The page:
How to Setup WinDBG

In order to successfully and effectively analyze a dump file it is very important to ensure your environment is configured correctly. 

The first step is to ensure symbol paths are setup.  This is extremely important to have a successful analysis session.  Assuming you want your symbols to be stored on your local hard drive in a directory called “c:\symbols” you would create a folder structure that looks like “c:\symbols\web” and “c:\symbols\private”.  Set the _NT_SYMBOL_PATH and _NT_ALT_SYMBOL_PATH environment variables to “c:\symbols\private;srv*c:\symbols\web*”.  This symbol path will tell the debugger to look in the private folder first (where you can place your own private symbols as desired) then the web folder.  In the event that the debugger cannot find the symbol already in the web folder it will go the site and download them to the web folder, if they are available.

Note: If either environment variable already exists, do not overwrite their values without understanding the impact as it could negatively impact other applications that use them.  The symbol path is delimited by ‘;’ and you can often append the string above to the end of the existing string.

Next install the version of “Debugging Tools for Windows” that reflects the architecture of the dump you are analyzing.  If your machine is 32 bit you cannot install the 64 bit tools, but on a 64 bit machine both the 32 bit and 64 bit installations can coexist.  If the dump was taken from a 64 bit machine under WOW it will be considered a 32 bit dump.  After the package has been installed on one machine it can be copied to others as required. 

*You may have to run the install from an elevated command prompt.

Please remember to check periodically to see if new versions of the debugger exist.  Sometimes the added features can really help ease the debugging process, as well as new scenarios may be added to the automated analysis feature.

When the install is complete start WinDBG which can be found on the start menu under “Debugging Tools for Windows (x86)” or “Debugging Tools for Windows (x64)” as appropriate.  You are immediately presented with a menu, toolbar and status bar, but not much else.  Using the view menu display the following windows (drag and dock them to your desired location, remembering they can be stacked as appropriate):

1)      Command: This is the main window in which you enter your debugging commands and review the output (I place this one front and centre).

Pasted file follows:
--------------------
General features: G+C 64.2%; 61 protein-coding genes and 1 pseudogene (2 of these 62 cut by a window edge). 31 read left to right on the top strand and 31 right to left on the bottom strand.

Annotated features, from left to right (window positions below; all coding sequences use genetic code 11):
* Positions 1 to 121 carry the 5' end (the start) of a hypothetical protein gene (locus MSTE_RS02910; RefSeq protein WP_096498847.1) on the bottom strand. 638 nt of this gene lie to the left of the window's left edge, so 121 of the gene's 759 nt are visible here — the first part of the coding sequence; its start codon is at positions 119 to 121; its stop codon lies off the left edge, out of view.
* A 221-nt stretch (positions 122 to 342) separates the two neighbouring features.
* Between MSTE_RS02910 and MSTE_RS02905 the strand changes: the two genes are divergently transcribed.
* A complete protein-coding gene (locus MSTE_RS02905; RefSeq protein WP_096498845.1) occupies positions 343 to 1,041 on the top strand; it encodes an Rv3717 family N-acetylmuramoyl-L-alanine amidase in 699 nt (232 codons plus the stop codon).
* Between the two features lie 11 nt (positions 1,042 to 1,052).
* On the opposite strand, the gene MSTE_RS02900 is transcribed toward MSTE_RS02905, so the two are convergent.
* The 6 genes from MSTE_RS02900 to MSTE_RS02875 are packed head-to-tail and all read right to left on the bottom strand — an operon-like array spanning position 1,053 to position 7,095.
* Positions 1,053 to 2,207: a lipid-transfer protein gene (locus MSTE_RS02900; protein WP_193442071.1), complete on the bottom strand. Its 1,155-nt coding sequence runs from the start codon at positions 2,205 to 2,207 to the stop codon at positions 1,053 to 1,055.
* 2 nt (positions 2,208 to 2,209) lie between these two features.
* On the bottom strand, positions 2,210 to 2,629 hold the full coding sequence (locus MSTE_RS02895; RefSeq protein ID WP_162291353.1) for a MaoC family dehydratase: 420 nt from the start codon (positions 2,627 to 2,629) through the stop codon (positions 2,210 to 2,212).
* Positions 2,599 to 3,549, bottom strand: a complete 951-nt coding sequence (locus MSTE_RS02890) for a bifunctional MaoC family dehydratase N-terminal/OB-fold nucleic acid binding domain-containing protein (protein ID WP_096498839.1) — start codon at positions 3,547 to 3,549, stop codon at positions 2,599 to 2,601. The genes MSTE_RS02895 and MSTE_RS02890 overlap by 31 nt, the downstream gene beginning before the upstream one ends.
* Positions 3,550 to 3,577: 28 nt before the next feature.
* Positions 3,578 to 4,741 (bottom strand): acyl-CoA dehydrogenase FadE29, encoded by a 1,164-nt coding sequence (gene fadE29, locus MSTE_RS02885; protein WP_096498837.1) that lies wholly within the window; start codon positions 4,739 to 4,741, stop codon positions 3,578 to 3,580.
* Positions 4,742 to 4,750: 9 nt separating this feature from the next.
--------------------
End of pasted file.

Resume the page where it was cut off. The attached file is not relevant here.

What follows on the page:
2)      Locals: Displays the local variables and parameters for the current frame (a frame is a function call on the call stack).

3)      Registers: Displays the CPUs register values that are associated with the current frame.

4)      Memory: Displays the memory at a specific location.

5)      Call Stack: Displays the chain of function calls for the current thread with the most recent at the top.

6)      Processes and Threads: Displays the processes and threads associated with the dump being analyzed.  The current thread will be highlighted in bold.

It can take some time to get the windows docked successfully, but it is worth the effort.

Next you will want to setup the symbol, image and source paths for the environment.  Select “Symbol File Path…” from the File menu and a dialog box will be displayed.  Enter the same symbol path in this dialog that was entered into the _NT_SYMBOL_PATH environment variable above.  Click the OK button.

Create two folders on your hard drive, one for image files (binaries) and the other for source files.  For the next steps we will assume your folders were created as “c:\images” and “c:\source”. 

Select “Image File Path…” from the file menu.  Enter “C:\images” and click the OK button.  Select “Source File Path…” from the file menu. Enter “C:\source” and click the OK button.  If you are using a source server or have a default location for it you can change the source path appropriately.

Select “Save Workspace” from the File menu. 

*If you forget to save the workspace you will have to perform the steps above again when you open the next dump file.

To ensure your symbol path is setup correctly open a memory dump by selecting “Open Crash Dump…” from the File menu.  Wait until the command window displays something like “0:0>”.  This may take some time as it is the first time running WinDBG and it should be pulling symbols from the internet. 

Open the “c:\symbols\web” folder and you should see subfolders with names like “AcLayers.dll” (this folder may not be found there but is used as an example).

Comments (1)
  1. Karthik says:

    Thank you for the detailed info.

    I'm a noob to crash dump analysis.

    I understand symbol files will be pdb for my .net application. And source files are my .cs and .vb files.

    But what are "Image files"?

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